- People who don’t have experience building wooden training equipment should stick to the steel power tower.
DIY Dip Station
Think of dip stations as power towers but with the top half cut off. People who already have a pull-up bar in their home gym should opt for the dip station. Not only is this homemade training equipment more convenient to build, but it is also very portable.
You could choose between a wooden, PVC, or metal pipe dip station. The wooden dip station is best left to experienced craftsmen. I recommend using metal pipes as PVC pipes can bend under your weight and are less durable than metal ones.
Common Issues While Building a DIY Dip Station
Getting the dip station’s height right in the first go is what most people struggle with. You want a station that is big enough to perform dips on it without bumping your knees into the floor. On the other hand, it shouldn’t be so tall that you have to jump onto it, as you want to be stable in the starting position.
Who Should Build a DIY Dip Station?
- Bodybuilders who want homemade gym equipment to train their chest and triceps.
- Gymnasts who want a piece of training equipment for L-sits and handstands.
Who Should Not Build a DIY Dip Station?
- A dip station is a specialized training equipment that is not the best fit for people with limited space in their home gyms.
DIY Deadlift Jack
The deadlift jack is one of the most underrated gym tools. You must build a DIY deadlift jack if you perform heavy off-the-floor barbell exercises, such as deadlifts, clean and jerks, and snatches.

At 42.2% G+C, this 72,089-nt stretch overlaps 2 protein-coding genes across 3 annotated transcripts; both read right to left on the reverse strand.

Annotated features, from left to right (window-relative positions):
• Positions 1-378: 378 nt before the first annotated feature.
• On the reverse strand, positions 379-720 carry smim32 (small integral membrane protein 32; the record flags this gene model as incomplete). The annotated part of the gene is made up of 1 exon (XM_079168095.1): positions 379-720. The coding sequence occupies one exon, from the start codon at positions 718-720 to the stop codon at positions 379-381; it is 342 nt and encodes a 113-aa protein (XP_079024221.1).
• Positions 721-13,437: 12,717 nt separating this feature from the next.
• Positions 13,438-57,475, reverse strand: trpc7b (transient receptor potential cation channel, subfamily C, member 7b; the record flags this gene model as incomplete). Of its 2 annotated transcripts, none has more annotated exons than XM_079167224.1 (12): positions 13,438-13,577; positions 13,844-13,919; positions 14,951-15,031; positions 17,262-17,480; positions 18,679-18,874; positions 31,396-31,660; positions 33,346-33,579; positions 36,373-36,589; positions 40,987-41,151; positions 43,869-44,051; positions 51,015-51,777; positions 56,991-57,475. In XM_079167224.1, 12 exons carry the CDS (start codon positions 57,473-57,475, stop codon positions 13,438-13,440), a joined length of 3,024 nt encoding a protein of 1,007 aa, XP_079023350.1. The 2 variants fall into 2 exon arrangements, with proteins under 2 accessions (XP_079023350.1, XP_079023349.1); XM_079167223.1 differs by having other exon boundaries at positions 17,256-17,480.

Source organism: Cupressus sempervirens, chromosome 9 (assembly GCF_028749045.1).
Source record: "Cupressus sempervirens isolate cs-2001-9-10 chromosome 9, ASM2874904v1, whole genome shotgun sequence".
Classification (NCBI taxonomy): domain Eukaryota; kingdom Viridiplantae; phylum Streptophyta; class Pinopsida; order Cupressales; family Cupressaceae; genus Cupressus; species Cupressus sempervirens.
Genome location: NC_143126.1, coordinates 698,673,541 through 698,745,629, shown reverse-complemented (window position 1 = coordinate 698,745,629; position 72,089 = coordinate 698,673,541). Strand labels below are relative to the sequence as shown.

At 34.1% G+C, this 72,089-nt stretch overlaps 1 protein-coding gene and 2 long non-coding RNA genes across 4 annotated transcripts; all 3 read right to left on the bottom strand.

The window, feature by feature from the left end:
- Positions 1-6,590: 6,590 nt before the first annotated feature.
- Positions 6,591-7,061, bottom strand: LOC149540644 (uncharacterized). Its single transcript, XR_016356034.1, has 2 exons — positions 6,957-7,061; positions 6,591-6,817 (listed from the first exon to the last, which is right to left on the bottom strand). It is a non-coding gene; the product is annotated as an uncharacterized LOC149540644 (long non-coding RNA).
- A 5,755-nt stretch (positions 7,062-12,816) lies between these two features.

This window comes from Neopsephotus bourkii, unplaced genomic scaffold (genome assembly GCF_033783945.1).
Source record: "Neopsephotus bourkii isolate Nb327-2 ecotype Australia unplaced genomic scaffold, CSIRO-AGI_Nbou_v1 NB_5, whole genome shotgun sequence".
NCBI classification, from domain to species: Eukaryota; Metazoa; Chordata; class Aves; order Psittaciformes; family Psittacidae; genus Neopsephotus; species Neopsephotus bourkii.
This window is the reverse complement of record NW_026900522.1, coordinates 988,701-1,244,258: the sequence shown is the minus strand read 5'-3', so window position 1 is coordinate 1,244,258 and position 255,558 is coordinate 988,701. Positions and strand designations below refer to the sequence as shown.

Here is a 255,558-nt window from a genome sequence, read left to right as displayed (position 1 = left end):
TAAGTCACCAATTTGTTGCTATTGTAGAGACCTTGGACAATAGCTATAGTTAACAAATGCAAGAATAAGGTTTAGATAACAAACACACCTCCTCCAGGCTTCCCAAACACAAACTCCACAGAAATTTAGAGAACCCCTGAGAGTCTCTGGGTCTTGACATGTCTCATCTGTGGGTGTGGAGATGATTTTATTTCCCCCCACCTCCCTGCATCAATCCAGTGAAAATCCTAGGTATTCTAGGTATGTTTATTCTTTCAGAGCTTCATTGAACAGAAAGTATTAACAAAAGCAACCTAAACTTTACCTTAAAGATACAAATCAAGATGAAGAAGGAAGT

A steel DIY deadlift jack is an ingenious tool that takes less than 10 minutes to build and will make changing weights between sets feel like a breeze. Most commercial deadlift jacks cost you over $60. However, you can build one on your own for under $10.
Begin by connecting a 12-inch galvanized pipe piece to a Tee piece. Add another Tee piece on the opposite end of the pipe so they are at 90 degrees. Attach a 2.5-inch piece to the bottom side of the Tee piece placed on its side before adding a final Tee piece. This will be the base of your deadlift jack.
Now, add another Tee piece to the other end of the 2.5-inch pipe piece, and attach an elbow joint on each end so they are facing up. Complete your project by attaching your last pair of 2.5-inch pipes to each elbow joint. Wrap the U-shaped bar holder with duct tape to prevent it from spoiling your bar’s knurling.
If all this sounds too complicated, check out our DIY deadlift jack article for the step-by-step process. It also includes four other homemade deadlift jack ideas you can choose from depending on your experience level.
Common Issues While Building a DIY Deadlift Jack